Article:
Rawe Peak

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Hikes & Trails

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Map Information



Wilderness Area Status

BLM-inventoried Land with Wilderness Character in the Carson City District Resource Management Plan.

Year Designated: 

Act or Law: 
Acres: about 39,761
State Region: Northwest Nevada
County Regions: Lyon


Managing Agency: Bureau of Land Management
Local District: Carson City Field Office
Contact Info: (775) 885-6000
5665 Morgan Hill Rd. Carson City, NV 89701
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Area Description

The Rawe Peak area affords an outstanding natural habitats for wild species being displaced from the development of the Carson Valley and the Carson River.  The area alternates between rolling upland sagebrush country, woodlands of pinyon pine, and steep canyons falling precipitously from the high rocky Rawe Peak ridgeline on the northern side. The long ridge of Rawe Peak itself sports rugged rock formations, dense thickets of mountain mahogany, and extensive sagebrush grasslands.   Elevations vary between 4440 feet in the along Churchill Canyon on the east, to 4700 feet adjacent to the Carson River in the north, to 8343 feet atop the summit of Rawe Peak itself.  Larger species include mountain lion, mule deer, pronghorn, wild horses, coyotes, bobcats, and black bear.  Plant species include pinyon, juniper, ephedra, bitterbrush, sagebrush, horse brush, native bunch grasses, rice grass, atriplex, and Great Basin wild rye.  The extensive volcanic plains and rimrock country of the eastern half of the unit provides critical winter habitat for many of the upper-elevation species.  Many of these canyons support springs and short sections of perennial streams.  Riparian vegetation in these canyons includes willows and cottonwood.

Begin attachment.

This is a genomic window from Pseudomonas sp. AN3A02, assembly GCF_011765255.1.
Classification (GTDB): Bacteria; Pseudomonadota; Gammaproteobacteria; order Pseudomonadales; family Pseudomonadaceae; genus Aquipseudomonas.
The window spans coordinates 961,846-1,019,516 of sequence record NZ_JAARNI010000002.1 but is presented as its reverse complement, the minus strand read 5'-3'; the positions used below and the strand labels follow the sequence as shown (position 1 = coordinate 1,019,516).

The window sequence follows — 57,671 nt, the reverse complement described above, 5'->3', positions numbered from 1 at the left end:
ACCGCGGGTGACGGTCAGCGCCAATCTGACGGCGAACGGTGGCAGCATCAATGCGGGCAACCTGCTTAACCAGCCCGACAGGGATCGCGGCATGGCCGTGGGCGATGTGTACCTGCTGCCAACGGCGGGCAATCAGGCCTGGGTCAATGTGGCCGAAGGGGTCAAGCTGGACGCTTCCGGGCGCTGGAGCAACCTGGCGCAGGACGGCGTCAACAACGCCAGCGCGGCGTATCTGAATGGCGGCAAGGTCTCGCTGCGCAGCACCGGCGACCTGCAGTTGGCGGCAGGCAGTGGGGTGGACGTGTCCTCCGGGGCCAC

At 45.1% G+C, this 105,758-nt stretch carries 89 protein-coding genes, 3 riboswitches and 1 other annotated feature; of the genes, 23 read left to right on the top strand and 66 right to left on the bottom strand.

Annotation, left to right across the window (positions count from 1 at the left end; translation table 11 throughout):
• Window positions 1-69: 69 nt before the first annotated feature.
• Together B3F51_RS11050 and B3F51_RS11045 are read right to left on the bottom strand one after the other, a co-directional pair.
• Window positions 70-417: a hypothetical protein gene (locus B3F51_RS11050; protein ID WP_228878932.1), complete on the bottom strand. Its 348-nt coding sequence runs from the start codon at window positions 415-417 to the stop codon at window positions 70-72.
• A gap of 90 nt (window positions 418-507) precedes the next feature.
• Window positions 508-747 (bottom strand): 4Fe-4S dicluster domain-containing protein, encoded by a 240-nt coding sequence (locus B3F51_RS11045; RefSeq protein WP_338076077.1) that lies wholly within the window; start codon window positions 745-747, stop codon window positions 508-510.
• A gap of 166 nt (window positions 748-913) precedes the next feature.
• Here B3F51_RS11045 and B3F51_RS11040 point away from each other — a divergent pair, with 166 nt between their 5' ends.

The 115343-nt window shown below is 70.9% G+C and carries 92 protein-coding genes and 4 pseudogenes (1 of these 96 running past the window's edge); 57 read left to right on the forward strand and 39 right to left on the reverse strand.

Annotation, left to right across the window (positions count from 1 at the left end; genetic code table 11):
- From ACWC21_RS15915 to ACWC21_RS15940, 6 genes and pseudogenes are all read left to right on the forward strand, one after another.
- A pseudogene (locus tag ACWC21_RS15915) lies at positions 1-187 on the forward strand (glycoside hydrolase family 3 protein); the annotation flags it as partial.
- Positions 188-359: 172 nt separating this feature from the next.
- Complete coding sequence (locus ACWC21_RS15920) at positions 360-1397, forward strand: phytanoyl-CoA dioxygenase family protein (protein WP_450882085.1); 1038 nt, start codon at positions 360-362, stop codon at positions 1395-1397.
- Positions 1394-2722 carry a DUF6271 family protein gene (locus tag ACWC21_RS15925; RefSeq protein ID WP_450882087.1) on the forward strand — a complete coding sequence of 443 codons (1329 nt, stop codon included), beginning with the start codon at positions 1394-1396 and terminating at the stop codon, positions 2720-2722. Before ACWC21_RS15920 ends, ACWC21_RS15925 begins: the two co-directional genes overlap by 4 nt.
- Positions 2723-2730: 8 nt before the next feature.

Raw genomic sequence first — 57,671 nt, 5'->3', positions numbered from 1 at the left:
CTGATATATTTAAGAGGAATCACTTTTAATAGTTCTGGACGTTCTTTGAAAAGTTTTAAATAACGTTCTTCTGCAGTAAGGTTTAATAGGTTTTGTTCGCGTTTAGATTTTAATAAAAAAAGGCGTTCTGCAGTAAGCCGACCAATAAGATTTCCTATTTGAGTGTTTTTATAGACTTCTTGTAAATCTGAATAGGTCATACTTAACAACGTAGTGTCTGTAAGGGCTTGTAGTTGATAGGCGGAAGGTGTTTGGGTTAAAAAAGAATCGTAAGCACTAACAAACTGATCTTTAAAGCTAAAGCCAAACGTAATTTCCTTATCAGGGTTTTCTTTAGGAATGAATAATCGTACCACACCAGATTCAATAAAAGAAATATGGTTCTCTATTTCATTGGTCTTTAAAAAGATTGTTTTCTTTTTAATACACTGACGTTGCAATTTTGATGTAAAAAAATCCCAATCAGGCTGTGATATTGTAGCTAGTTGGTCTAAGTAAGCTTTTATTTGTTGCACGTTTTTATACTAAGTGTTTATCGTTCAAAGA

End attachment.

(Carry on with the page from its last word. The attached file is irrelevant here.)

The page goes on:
The Rawe Peak unit offers outstanding opportunities for solitude in the deep canyons, heavily wooded pinyon woodlands, the vast, open spaces of the eastern sagebrush volcanic plains.  The long, ragged crest of the mountain provides outstanding opportunities to wander far above the surrounding country in complete solitude with only craggy volcanic ridges, the sky, and infinity vistas as companions.  The dense mountain mahogany growing along the flanks of the central peak provide deep refuge and nearly impassible thickets for visitors to lose themselves in.  The sagebrush upland balds create excellent habitat where experiences of solitude include encounters with elusive sage grouse. The vast, eastern low-growing sage plains provides an outstanding opportunity for solitude that includes chance meetings with herds of pronghorn.  The quiet eastern canyons provide complete seclusion in the seldom visited riparian areas.  

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